It's now been a whole decade since Hurricane Wilma tore through Miami as a Category 2, and without a single landfall since then, all has been quiet on the hurricane front. Too quiet. This summer, with a historic El Niño building and widespread Saharan dust spreading over the Atlantic, we've nearly made it to the last week of August without a named storm in the month — the first time that's happened in almost 20 years.
That latter streak is about to be
"Only a slight increase in organization would result in the formation of a tropical depression later today," NOAA's National Hurricane Center says in an update on the storm released at 8 a.m. today.
The NHC gives the system a 90 percent chance of turning into a depression within 48 hours.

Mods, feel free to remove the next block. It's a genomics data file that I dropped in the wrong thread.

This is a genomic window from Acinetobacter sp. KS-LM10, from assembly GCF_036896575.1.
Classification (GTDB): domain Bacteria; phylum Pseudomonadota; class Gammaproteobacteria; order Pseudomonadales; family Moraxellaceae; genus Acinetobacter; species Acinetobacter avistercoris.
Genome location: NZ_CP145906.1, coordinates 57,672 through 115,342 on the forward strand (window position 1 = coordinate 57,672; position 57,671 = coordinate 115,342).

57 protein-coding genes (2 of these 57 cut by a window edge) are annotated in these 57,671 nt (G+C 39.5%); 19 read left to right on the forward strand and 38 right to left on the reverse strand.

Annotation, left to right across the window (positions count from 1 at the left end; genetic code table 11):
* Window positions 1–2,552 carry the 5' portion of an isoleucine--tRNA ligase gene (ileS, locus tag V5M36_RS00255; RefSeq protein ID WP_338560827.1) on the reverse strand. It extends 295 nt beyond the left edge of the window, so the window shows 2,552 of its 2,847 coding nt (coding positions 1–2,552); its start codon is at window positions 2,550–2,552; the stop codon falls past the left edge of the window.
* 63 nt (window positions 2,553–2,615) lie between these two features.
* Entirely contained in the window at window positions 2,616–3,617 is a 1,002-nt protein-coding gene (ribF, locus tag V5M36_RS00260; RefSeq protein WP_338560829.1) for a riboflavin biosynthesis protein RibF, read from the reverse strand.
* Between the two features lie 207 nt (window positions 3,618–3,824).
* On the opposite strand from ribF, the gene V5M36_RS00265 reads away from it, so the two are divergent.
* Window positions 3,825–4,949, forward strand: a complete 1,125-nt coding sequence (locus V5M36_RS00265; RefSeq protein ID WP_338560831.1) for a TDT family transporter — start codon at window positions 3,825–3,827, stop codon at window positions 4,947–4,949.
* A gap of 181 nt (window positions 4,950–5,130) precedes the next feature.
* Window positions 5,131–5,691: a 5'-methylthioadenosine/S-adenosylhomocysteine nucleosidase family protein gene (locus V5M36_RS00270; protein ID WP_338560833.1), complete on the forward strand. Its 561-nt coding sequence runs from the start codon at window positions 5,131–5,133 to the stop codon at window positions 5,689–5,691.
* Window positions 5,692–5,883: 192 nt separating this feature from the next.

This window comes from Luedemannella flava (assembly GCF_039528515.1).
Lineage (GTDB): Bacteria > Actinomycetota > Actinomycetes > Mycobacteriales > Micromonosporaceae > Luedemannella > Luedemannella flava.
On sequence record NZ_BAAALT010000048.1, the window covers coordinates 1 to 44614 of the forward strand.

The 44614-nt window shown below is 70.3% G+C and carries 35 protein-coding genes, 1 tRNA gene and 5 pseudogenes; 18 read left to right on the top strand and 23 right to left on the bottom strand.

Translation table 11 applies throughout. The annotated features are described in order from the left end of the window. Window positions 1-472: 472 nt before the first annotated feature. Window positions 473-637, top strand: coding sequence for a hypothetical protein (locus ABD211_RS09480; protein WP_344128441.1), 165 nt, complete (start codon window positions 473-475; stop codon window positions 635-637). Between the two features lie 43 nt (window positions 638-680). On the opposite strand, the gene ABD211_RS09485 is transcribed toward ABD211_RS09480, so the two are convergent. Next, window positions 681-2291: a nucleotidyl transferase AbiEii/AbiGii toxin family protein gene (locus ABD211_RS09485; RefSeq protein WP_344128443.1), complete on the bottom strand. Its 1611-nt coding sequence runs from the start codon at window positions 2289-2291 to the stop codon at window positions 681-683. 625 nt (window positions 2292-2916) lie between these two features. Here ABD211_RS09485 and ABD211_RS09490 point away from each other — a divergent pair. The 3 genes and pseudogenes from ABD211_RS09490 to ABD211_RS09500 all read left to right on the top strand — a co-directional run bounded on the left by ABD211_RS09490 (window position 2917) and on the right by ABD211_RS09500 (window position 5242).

Conditions still aren't exactly primed for that depression to turn into a full-blown hurricane, though, as Dr. Jeff Masters runs down at the Weather Underground.
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"While it seems that 96L has a reasonable shot at becoming a tropical storm... it also faces some obstacles. Foremost is a huge area of dry air and Saharan dust that extends across the tropical Atlantic just north of 96L’s path," Masters writes. "As the system grows in size and strength, it would become more likely to ingest some of the dry, dusty air, which would hinder shower and thunderstorm activity."
Wind shear and a developing low near the Bahamas could also affect the storm. Still, after such a quiet year, seeing the radar light up with a full-on tropical storm motoring generally toward South Florida might be just the wake-up call lackadaisical Miamians need to remember that Hurricane Season is a real thing.
Soon-to-be Danny isn't the only system NOAA's watching either; a potential tropical storm — with just a 20 percent chance of developing at the moment — is also blooming near Bermuda.